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Dec 21, 2009

Copenhagen's nasty negotiations

The spirit of the Copenhagen summit was marked by a degree of fractiousness, pig-headedness, selfishness and deviousness not seen at previous UN conferences.

It is sometimes said that the United Nations knows only two types of conference, the successful and the very successful. After Copenhagen, there is a third, the failure that cannot be covered up by calling it a success.

The costs of failure will play out over the long term, but there was a more immediate toll. On the last day, a member of the UN secretariat told me that three delegates, including one Australian, had died under the pressure of the negotiations.

For those present in the Bella Centre, it was soon apparent that this Conference of the Parties was different. The spirit of this conference, my fifth, was marked by a degree of fractiousness, pig-headedness, selfishness and deviousness that was unique. Of course, these are always present at COPs, but in previous ones they were leavened by a realisation that the stakes demanded some co-operation and compromise.

There was none of that at Copenhagen. Any sense that the parties were resolved to fight a common enemy was gone. The retreat to self-interest was primitive in its intensity.

Much of it was down to China. China had always been present of course, but in Copenhagen it found itself to be a first-ranked player. Indeed, there were only two players in the first rank. Europe had somehow sidelined itself, and Japan forgot to show up at the game.

With the rise of China, and the relative decline of the United States, which it has fallen to Obama to manage, the dynamics of global power are in flux. In the presence of such uncertainty and threat, it is human to retreat to rigid positions.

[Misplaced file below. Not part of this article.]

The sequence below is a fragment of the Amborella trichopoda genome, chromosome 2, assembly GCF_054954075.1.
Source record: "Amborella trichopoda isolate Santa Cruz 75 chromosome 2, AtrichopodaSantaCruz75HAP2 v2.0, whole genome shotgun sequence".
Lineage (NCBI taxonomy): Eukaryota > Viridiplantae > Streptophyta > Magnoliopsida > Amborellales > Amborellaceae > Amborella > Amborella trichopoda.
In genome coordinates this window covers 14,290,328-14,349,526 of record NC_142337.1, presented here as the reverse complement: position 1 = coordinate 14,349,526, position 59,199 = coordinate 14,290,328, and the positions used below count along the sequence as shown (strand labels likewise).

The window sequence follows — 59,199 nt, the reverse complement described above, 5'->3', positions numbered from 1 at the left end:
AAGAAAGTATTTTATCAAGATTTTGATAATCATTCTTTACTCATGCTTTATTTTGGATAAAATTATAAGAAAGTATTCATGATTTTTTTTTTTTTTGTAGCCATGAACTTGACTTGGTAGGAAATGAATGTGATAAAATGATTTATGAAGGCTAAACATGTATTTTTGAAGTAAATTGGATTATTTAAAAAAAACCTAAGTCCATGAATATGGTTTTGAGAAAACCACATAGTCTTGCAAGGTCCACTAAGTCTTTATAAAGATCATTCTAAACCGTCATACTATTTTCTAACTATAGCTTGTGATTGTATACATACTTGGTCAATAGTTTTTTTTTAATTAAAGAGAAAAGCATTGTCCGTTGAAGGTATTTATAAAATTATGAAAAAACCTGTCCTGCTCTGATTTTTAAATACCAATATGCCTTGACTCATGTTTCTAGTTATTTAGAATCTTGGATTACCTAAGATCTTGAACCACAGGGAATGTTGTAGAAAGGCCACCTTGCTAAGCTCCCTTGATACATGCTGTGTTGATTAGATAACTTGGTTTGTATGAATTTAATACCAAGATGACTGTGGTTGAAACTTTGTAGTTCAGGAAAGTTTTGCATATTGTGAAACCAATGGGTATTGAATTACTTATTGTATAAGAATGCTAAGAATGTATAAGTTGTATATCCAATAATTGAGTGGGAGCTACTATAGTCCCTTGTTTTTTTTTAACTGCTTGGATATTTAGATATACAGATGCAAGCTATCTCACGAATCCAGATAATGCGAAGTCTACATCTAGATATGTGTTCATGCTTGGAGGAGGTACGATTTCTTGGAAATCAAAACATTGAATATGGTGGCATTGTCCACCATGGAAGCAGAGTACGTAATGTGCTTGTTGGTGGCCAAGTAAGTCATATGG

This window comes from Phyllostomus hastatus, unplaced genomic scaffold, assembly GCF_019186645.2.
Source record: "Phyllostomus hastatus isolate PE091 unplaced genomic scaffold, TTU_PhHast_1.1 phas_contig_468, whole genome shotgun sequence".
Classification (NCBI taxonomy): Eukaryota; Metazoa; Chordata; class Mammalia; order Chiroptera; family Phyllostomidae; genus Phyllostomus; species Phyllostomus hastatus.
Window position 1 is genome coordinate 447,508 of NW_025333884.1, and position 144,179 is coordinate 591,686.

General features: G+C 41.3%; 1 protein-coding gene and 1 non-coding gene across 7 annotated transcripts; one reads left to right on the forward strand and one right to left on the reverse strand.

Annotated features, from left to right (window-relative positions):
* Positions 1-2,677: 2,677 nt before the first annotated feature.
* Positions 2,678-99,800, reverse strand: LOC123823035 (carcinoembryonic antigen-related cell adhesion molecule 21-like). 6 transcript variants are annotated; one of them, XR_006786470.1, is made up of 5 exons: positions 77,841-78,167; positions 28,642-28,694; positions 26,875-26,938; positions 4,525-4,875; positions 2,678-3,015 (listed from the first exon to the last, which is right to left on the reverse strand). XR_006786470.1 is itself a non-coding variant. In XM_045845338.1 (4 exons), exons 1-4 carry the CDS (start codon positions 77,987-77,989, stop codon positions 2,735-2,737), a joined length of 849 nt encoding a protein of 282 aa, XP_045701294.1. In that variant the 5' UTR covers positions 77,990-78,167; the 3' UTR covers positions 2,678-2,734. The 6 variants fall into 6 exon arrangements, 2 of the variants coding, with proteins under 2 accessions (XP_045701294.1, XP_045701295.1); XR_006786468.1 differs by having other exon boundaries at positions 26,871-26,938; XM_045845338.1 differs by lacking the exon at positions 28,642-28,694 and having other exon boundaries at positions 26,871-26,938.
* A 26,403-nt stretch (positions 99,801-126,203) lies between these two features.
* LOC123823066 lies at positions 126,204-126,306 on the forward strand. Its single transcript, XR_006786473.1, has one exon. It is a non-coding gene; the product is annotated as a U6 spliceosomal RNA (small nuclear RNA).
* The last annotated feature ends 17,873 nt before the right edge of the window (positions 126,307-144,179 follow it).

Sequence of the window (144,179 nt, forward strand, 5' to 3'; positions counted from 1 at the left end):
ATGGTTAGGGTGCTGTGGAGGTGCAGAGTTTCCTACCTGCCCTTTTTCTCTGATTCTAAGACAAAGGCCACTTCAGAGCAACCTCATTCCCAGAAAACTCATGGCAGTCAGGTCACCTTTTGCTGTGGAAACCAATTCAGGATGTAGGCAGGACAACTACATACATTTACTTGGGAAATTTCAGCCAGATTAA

The same rigidity infected the US approach to Copenhagen, dashing the hope that, after nearly a decade of Bush-inspired sabotage, the new administration would transform the politics of the COPs.

Todd Stern, the head of the US delegation, put paid to any such idea early on. Since the start of climate negotiations back in Rio in 1992, developing countries have evinced a deep sense of grievance, and at Copenhagen many referred again to the historical obligation of rich countries.

Stern would have none of it, declaring bluntly: “I actually completely reject the notion of a ‘debt’ or ‘reparations’ or anything of the like”. The presence in the Danish capital of Desmond Tutu was not enough to remind the Americans that recognition of grievances and an expression of regret is the surest way to a spirit of reconciliation. Instead, we saw again that grievances ignored can only fester.

Instead, Stern seemed to be channeling Harlan Watson, George Bush’s legendary head of the US delegation — head-kicker extraordinaire, master saboteur and for years the most hated man at every COP.

I met Stern a few years back when he worked for the Center for American Progress, a Washington think tank, part funded by George Soros, which was in practice a parking lot for ex-Clinton staff while they waited out the eight years before the next Democrat president.

Its CEO was John Podesta, formerly Clinton’s chief of staff. Podesta was appointed by President-elect Obama to oversee the transition to the new administration, including nomination of senior officials.

With the Center for American Progress and the London-based Institute for Public Policy Research, my organisation, the Australia Institute, set up an international climate change taskforce. Stern struck me as the compleat Washington political operative — believes in nothing but is highly effective at implementing it.

Jonathan Pershing, now Stern’s deputy climate envoy, and John Holdren, now Obama’s chief science adviser, were also involved in the three think tanks project.

One of the lessons we Australians learned was that the American supremacism that underpinned the foreign policy approach of the neo-cons was not a Bush thing. Nor was it a Republican thing. It is an American thing, and the Democrats are just as likely to treat the rest of the world as a bunch of pissants as their GOP rivals. Stern proved this as Copenhagen. With the election of Barack Obama, no new era dawned in America.

But if all of this is too bleak, there was one spark of light. At a business fair in Copenhagen last week, Steven Chu, the US Energy Secretary, gave a Powerpoint presentation, one he had obviously given many times before.